Local supporters who pre-ordered CDs can arrange to pick them up at the Release Party, OR you can email me directly (use the contact form at this site) and ask for local delivery by bicycle. NOTE: East-side only, sorry. If you live on the west side your CD is being mailed to you, because I am not riding my bicycle to Beaverton.
My sister came over yesterday for a visit -- and to pick up her copy. At the end of our visit, I walked her to her car and she invited me to sit inside and listen to my recording "on speakers that don't suck" (an allusion to the speakers in our living room, which do). I was happily surprised at how great it sounded over a real stereo system.
I've been asked by some in the Jewish music scene why I made the recording choices I did -- to record in a small, local studio using as few overlaid tracks as possible, when the current standard is to lay down separate tracks for each voice and instrument. Part of my decision was influenced by my budget -- in the real world, $5,000 is a drop in the ocean, not much money at all with which to record an album. But a larger part of my decision was influenced by what I think is one of the most important albums in rock/pop music history -- Bruce Springsteen's Nebraska.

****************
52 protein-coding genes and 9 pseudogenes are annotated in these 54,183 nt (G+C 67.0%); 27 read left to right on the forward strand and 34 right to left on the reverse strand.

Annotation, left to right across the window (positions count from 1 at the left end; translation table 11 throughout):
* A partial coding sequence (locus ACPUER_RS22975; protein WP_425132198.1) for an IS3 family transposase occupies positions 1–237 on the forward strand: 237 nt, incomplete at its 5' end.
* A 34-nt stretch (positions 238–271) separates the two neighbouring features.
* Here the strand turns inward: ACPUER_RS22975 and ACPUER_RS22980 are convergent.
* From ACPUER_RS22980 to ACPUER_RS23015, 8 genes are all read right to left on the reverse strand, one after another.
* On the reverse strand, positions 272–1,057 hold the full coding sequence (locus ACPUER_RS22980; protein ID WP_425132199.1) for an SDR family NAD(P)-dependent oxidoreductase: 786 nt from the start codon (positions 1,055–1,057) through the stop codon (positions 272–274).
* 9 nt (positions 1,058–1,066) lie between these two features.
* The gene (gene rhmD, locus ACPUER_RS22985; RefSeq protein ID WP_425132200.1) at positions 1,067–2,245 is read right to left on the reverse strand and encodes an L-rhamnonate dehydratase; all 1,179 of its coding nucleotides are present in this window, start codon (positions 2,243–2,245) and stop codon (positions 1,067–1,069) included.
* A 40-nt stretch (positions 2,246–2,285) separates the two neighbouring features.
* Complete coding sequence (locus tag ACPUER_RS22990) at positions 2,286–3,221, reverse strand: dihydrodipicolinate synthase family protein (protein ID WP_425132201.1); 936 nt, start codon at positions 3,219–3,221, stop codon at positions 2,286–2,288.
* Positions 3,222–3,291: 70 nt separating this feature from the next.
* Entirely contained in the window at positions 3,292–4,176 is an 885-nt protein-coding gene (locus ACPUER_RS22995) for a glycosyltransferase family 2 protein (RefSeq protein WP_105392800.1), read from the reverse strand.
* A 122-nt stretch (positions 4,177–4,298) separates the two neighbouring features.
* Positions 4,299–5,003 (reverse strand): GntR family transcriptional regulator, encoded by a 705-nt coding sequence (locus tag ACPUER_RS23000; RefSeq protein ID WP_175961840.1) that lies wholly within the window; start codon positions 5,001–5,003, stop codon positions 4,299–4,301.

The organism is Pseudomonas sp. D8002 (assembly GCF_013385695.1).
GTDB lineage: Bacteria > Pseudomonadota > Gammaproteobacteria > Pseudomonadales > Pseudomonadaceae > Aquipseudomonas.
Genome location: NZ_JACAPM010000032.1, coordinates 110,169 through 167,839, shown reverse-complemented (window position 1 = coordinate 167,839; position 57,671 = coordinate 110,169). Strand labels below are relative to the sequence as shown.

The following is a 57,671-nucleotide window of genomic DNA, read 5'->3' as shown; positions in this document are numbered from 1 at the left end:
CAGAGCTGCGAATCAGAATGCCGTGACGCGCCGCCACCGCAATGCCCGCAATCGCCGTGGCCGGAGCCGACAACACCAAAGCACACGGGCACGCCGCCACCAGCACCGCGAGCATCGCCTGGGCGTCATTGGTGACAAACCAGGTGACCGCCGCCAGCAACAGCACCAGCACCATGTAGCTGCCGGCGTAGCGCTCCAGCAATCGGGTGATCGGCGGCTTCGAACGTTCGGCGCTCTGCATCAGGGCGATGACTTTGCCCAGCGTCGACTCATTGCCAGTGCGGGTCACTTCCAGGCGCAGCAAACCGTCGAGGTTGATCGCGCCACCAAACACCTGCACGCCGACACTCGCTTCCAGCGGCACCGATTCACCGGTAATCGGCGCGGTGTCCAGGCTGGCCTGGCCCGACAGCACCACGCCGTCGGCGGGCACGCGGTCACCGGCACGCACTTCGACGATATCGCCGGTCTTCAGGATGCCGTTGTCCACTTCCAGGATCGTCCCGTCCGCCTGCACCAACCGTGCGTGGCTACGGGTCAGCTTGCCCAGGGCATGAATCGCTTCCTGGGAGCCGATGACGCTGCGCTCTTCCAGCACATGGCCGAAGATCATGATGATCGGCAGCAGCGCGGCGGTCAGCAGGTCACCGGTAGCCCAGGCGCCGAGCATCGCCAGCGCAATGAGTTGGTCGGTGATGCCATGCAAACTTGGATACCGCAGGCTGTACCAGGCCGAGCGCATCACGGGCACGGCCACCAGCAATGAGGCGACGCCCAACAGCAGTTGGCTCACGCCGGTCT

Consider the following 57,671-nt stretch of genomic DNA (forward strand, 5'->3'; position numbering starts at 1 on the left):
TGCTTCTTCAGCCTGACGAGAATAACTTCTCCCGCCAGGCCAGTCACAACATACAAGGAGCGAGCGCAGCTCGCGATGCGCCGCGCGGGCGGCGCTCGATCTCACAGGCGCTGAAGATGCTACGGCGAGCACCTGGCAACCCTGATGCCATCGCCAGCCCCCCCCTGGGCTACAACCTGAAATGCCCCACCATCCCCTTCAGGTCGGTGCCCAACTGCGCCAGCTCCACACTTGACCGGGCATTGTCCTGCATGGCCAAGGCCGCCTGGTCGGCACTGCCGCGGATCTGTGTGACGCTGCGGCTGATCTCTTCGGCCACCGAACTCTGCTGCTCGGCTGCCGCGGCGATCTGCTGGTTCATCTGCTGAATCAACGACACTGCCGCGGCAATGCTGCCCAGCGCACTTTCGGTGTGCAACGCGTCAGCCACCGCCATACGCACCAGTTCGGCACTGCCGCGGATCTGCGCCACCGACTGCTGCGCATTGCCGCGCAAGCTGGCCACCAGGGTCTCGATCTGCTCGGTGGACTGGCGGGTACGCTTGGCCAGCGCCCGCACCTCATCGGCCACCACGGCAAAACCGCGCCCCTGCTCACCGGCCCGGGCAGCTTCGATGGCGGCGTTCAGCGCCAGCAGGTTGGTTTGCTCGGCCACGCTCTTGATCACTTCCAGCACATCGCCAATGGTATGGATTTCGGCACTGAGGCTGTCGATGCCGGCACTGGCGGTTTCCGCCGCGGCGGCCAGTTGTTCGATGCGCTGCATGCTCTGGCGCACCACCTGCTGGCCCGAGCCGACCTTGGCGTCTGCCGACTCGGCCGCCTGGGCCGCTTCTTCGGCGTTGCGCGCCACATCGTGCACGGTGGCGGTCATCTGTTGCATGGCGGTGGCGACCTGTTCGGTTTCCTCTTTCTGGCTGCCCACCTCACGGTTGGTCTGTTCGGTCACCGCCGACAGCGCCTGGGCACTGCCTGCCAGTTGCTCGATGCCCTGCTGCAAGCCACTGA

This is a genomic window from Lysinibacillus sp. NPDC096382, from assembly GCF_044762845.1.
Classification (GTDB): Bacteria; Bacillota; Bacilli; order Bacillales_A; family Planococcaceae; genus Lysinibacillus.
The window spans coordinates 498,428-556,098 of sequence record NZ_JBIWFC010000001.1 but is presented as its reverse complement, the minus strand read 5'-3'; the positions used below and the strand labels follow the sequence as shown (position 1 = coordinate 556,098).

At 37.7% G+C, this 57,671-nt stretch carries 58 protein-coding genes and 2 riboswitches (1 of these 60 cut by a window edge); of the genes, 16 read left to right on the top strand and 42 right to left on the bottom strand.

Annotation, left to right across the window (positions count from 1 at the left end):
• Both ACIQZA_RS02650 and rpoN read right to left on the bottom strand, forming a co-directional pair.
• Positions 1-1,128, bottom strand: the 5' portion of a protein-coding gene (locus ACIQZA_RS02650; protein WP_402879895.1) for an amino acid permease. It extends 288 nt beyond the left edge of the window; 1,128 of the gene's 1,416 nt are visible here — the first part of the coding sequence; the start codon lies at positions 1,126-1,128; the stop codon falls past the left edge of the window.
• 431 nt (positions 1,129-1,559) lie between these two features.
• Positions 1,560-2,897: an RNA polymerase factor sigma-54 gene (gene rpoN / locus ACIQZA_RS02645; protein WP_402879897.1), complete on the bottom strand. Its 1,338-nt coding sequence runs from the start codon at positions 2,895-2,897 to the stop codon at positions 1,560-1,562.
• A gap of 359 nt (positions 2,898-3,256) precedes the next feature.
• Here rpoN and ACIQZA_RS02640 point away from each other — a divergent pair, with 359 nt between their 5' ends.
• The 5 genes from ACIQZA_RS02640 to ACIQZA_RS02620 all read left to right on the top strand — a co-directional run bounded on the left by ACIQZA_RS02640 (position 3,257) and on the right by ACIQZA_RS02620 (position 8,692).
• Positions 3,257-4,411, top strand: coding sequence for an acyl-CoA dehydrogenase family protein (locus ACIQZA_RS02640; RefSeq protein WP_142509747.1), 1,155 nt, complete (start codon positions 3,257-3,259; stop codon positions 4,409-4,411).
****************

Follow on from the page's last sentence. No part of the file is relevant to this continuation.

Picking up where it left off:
Produced in 1982, Nebraska is one of Springsteen's darkest albums, with songs about loss, disappointment, and dreams deferred. But it ends with a determinedly hopeful note in the song, "Reason to Believe". The album features Springsteen singing, playing a little harmonica and a guitar -- and that's it. There is virtually no other instrumentation, and only a few echo effects here and there. What's really striking about Nebraska is that the entire album was recorded in Springsteen's home, using a TEAC 4-track reel-to-reel. Mixing and mastering came later, of course, but the actual recording was spare and lean, much like the songs themselves. The effect is stunning and the album remains one of the most powerful collections of songs ever assembled and recorded. Over thirty years later, Nebraska remains one of my all-time favorite albums.
Knowing that I could not afford to record a multi-tracked album with rich textures and instrumentations, I decided early on that I would focus on telling stories with my songs, and letting the words and melody carry the album. I also knew that I wanted an album that sounded less like digitally-perfect, sterile CDs and more like vinyl -- I wanted something warm and organic, the way I remembered the record albums I grew up with; I wanted a recording that would sound like the listener was in the room with the musicians, with all the warts and quirks of a live performance. So that was what I went with. Listening to the finished product more times than I care to admit, I can tell you that I am very pleased with the final result. I am excited to share it with all of you on February 2nd.